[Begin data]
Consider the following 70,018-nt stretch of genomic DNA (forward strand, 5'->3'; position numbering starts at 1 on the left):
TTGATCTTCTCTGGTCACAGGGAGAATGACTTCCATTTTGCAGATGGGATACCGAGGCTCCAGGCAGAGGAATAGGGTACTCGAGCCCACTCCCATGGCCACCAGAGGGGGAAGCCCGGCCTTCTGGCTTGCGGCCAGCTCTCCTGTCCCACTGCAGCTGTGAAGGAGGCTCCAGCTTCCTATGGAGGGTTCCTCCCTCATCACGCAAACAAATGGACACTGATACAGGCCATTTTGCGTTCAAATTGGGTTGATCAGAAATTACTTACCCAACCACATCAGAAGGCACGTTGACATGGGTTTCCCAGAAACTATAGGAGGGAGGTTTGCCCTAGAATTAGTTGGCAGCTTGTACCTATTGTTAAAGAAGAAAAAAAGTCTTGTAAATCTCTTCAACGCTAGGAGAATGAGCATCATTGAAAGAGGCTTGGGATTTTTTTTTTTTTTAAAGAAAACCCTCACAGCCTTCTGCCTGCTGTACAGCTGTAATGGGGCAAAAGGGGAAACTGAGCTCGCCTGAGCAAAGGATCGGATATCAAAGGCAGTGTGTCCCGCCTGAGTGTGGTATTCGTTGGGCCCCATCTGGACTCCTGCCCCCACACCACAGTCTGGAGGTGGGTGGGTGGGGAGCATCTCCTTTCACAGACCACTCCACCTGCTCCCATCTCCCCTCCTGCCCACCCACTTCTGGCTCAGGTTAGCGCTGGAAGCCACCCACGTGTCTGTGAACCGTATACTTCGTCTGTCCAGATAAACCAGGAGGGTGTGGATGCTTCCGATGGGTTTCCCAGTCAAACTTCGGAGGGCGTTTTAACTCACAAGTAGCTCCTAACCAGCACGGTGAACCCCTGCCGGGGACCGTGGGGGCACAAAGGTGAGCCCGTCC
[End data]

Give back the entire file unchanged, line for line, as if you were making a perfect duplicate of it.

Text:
Consider the following 70,018-nt stretch of genomic DNA (forward strand, 5'->3'; position numbering starts at 1 on the left):
TTGATCTTCTCTGGTCACAGGGAGAATGACTTCCATTTTGCAGATGGGATACCGAGGCTCCAGGCAGAGGAATAGGGTACTCGAGCCCACTCCCATGGCCACCAGAGGGGGAAGCCCGGCCTTCTGGCTTGCGGCCAGCTCTCCTGTCCCACTGCAGCTGTGAAGGAGGCTCCAGCTTCCTATGGAGGGTTCCTCCCTCATCACGCAAACAAATGGACACTGATACAGGCCATTTTGCGTTCAAATTGGGTTGATCAGAAATTACTTACCCAACCACATCAGAAGGCACGTTGACATGGGTTTCCCAGAAACTATAGGAGGGAGGTTTGCCCTAGAATTAGTTGGCAGCTTGTACCTATTGTTAAAGAAGAAAAAAAGTCTTGTAAATCTCTTCAACGCTAGGAGAATGAGCATCATTGAAAGAGGCTTGGGATTTTTTTTTTTTTTAAAGAAAACCCTCACAGCCTTCTGCCTGCTGTACAGCTGTAATGGGGCAAAAGGGGAAACTGAGCTCGCCTGAGCAAAGGATCGGATATCAAAGGCAGTGTGTCCCGCCTGAGTGTGGTATTCGTTGGGCCCCATCTGGACTCCTGCCCCCACACCACAGTCTGGAGGTGGGTGGGTGGGGAGCATCTCCTTTCACAGACCACTCCACCTGCTCCCATCTCCCCTCCTGCCCACCCACTTCTGGCTCAGGTTAGCGCTGGAAGCCACCCACGTGTCTGTGAACCGTATACTTCGTCTGTCCAGATAAACCAGGAGGGTGTGGATGCTTCCGATGGGTTTCCCAGTCAAACTTCGGAGGGCGTTTTAACTCACAAGTAGCTCCTAACCAGCACGGTGAACCCCTGCCGGGGACCGTGGGGGCACAAAGGTGAGCCCGTCC